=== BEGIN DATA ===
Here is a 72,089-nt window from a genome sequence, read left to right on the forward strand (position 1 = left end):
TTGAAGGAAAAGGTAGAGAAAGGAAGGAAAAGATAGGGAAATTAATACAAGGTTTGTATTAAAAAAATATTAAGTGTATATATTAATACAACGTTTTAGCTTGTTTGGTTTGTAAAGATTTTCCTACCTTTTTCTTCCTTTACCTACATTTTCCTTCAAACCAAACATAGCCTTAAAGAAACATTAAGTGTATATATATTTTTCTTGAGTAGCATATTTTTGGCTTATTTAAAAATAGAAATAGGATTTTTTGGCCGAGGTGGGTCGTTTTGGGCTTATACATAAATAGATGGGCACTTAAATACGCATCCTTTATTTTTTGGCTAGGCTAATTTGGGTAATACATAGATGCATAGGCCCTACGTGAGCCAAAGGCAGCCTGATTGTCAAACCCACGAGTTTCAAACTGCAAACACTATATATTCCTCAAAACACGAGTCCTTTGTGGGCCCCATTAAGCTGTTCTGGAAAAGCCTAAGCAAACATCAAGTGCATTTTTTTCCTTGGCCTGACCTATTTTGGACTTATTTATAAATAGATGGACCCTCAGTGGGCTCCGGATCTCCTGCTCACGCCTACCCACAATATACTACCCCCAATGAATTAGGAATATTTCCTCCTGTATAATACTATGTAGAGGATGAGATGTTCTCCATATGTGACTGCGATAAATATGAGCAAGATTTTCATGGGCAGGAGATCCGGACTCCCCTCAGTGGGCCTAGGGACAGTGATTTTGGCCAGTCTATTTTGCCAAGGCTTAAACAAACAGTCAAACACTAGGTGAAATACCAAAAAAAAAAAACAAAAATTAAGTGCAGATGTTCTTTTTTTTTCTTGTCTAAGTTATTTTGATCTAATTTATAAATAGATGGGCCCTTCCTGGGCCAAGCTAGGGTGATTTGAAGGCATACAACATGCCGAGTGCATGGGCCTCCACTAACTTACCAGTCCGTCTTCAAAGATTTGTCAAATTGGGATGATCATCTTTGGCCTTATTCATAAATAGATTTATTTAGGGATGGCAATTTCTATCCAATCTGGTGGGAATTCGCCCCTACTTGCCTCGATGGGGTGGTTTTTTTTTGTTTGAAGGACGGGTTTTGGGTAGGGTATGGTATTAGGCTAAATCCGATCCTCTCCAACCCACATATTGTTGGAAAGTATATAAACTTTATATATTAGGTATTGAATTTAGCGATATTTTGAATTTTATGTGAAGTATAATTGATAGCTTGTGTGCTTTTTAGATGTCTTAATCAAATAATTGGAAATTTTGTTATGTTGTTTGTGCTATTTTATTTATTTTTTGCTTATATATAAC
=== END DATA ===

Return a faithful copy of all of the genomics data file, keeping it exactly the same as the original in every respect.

Here is a 72,089-nt window from a genome sequence, read left to right on the forward strand (position 1 = left end):
TTGAAGGAAAAGGTAGAGAAAGGAAGGAAAAGATAGGGAAATTAATACAAGGTTTGTATTAAAAAAATATTAAGTGTATATATTAATACAACGTTTTAGCTTGTTTGGTTTGTAAAGATTTTCCTACCTTTTTCTTCCTTTACCTACATTTTCCTTCAAACCAAACATAGCCTTAAAGAAACATTAAGTGTATATATATTTTTCTTGAGTAGCATATTTTTGGCTTATTTAAAAATAGAAATAGGATTTTTTGGCCGAGGTGGGTCGTTTTGGGCTTATACATAAATAGATGGGCACTTAAATACGCATCCTTTATTTTTTGGCTAGGCTAATTTGGGTAATACATAGATGCATAGGCCCTACGTGAGCCAAAGGCAGCCTGATTGTCAAACCCACGAGTTTCAAACTGCAAACACTATATATTCCTCAAAACACGAGTCCTTTGTGGGCCCCATTAAGCTGTTCTGGAAAAGCCTAAGCAAACATCAAGTGCATTTTTTTCCTTGGCCTGACCTATTTTGGACTTATTTATAAATAGATGGACCCTCAGTGGGCTCCGGATCTCCTGCTCACGCCTACCCACAATATACTACCCCCAATGAATTAGGAATATTTCCTCCTGTATAATACTATGTAGAGGATGAGATGTTCTCCATATGTGACTGCGATAAATATGAGCAAGATTTTCATGGGCAGGAGATCCGGACTCCCCTCAGTGGGCCTAGGGACAGTGATTTTGGCCAGTCTATTTTGCCAAGGCTTAAACAAACAGTCAAACACTAGGTGAAATACCAAAAAAAAAAAACAAAAATTAAGTGCAGATGTTCTTTTTTTTTCTTGTCTAAGTTATTTTGATCTAATTTATAAATAGATGGGCCCTTCCTGGGCCAAGCTAGGGTGATTTGAAGGCATACAACATGCCGAGTGCATGGGCCTCCACTAACTTACCAGTCCGTCTTCAAAGATTTGTCAAATTGGGATGATCATCTTTGGCCTTATTCATAAATAGATTTATTTAGGGATGGCAATTTCTATCCAATCTGGTGGGAATTCGCCCCTACTTGCCTCGATGGGGTGGTTTTTTTTTGTTTGAAGGACGGGTTTTGGGTAGGGTATGGTATTAGGCTAAATCCGATCCTCTCCAACCCACATATTGTTGGAAAGTATATAAACTTTATATATTAGGTATTGAATTTAGCGATATTTTGAATTTTATGTGAAGTATAATTGATAGCTTGTGTGCTTTTTAGATGTCTTAATCAAATAATTGGAAATTTTGTTATGTTGTTTGTGCTATTTTATTTATTTTTTGCTTATATATAAC